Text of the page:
Scripture: Now Joseph had a dream, and when he told it to his brothers they hated him even more. He said to them, “Hear this dream that I have dreamed: Behold, we were binding sheaves in the field, and behold, my sheaf arose and stood upright. And behold, your sheaves gathered around it and bowed down to my sheaf.” His brothers said to him, “Are you indeed to reign over us? Genesis 37:5-8a ESV
Observation: Certainly, his dad, Jacob, did no favor to Joseph by showing favoritism (highlighted by the multi-colored cloak), but youthful Joseph (seventeen years of age) exacerbates animosity with his brothers by naively sharing the above dream. Moreover, Joseph shares a second dream with his brothers and dad that predicts the same act of deference toward Joseph—compounding already strained relations. Resultantly, his brothers would harbor feelings of jealousy that would lead to murderous thoughts and a scheme to sell Joseph into slavery.
Fortunately for Joseph and all of us, God’s word does not return void. As we will explore in greater detail in the upcoming Daily Focus’s, Joseph would overcome adversity and mature in thought, exercising prudence in communicating insights. And his dad and brothers would indeed bow down and show deference to Joseph, the second in command of Egypt.
Takeaway: Naivety is not a virtue but a sign of emotional immaturity. In contrast, when submitted to God’s will, shrewdness provides much gain for the Kingdom of God. Jesus emphasizes this point in his parable of the dishonest manager who garnered support from his master’s merchants before his dismissal. His master commended the manager’s shrewdness, implying that he should have used that same energy and ingenuity to manage his master’s assets properly. Jesus then applies the lesson to workers in the Kingdom of God: that we should be shrewd in managing our Master’s resources (Luke 16:1-13).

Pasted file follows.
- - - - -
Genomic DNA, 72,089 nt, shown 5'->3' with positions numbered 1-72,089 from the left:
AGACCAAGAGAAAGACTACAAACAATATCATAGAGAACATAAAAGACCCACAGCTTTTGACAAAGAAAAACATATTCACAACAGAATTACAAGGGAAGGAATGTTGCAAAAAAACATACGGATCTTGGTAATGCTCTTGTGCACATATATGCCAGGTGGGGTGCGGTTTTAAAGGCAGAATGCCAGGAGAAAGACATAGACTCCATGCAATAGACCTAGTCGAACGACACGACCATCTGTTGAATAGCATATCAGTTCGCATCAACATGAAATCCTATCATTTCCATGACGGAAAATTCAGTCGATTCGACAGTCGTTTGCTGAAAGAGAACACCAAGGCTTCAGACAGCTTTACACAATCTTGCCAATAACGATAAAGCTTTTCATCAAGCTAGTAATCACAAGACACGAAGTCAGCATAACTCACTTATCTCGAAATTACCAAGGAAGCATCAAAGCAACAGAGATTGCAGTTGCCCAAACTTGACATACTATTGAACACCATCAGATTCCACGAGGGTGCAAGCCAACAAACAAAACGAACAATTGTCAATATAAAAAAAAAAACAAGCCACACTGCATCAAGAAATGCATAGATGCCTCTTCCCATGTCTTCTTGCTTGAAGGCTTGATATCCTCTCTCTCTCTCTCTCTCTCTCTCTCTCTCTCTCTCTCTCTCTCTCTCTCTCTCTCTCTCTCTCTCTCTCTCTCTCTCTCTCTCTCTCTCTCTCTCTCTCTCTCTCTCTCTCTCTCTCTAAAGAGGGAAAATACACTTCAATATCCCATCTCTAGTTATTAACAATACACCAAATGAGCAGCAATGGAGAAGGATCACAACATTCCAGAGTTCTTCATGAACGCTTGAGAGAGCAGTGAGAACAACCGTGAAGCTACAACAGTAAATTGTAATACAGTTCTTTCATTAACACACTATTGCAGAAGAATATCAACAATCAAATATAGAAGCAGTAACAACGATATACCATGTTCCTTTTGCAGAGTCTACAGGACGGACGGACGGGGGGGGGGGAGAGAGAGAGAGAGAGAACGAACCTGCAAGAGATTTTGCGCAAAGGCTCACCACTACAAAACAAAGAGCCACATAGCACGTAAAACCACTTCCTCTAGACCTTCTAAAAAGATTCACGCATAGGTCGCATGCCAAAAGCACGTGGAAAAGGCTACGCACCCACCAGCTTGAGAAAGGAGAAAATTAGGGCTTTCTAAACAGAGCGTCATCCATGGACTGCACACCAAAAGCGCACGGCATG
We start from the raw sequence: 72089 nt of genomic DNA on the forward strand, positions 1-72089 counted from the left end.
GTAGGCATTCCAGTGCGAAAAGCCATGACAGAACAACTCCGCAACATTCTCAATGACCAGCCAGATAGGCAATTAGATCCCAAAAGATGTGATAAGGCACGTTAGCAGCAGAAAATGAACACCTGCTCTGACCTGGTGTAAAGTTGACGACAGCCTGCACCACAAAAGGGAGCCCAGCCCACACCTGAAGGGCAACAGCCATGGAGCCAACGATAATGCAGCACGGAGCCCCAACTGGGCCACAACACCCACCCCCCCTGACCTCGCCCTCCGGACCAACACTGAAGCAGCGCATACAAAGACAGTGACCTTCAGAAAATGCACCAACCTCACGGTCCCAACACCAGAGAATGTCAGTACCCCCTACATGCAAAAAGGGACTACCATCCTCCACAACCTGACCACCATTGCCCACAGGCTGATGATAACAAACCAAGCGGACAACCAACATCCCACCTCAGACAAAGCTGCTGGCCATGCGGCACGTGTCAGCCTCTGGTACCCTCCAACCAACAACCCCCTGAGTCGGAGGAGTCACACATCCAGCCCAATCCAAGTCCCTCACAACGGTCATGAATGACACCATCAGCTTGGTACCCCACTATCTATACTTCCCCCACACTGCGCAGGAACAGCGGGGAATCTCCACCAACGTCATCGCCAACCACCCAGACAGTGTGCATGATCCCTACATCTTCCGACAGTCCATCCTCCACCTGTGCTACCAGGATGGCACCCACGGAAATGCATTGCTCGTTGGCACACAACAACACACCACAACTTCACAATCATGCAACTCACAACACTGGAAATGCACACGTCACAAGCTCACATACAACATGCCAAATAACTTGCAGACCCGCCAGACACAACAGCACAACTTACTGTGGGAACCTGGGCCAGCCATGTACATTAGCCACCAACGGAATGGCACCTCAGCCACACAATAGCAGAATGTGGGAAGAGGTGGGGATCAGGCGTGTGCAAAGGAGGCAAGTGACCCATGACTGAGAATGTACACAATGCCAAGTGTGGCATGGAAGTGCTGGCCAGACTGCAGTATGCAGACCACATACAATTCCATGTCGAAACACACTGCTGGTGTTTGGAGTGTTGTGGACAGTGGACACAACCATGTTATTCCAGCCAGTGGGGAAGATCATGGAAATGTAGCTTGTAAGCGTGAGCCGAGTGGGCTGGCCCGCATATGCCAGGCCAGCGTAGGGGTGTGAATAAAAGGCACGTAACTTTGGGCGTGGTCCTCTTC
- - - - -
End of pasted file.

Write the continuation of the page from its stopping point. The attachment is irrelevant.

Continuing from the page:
So what does this mean to you and me? Wisdom and insight come naturally for some of us, but shrewdness is an acquired skill for most. So how do we mature beyond naivety, exercising astute judgment? There are two paths: learning from others (whether inspirational or cautionary examples) or learning from our own mistakes. Unfortunately, Joseph learned from the school of hard knocks. But we have a decided advantage in this post-resurrection era. The Spirit of God in us will mature us emotionally and spiritually if we exercise humility and remain teachable. He will reveal how our words and actions impact our audiences and quicken our spirits before we speak out of turn. He will garner our attention when we see someone act prudently or naively toward others. And he will provoke others to confront us when we get it wrong. And our Lord’s grace will carry us to the end of this lifelong maturation process (Philippians 1:6).
Prayer: Father God, we thank you for granting us the gift of your Son, who personified shrewdness in defeating the Enemy. Would you please help us to follow his lead and cooperate with your Holy Spirit in moving beyond naivety about ourselves, our fallen world, and the machinations of the devil and instead act shrewdly in growing your kingdom and glorifying your name? Amen.
Rev. Gordon Green, M.Div., M.A. Counseling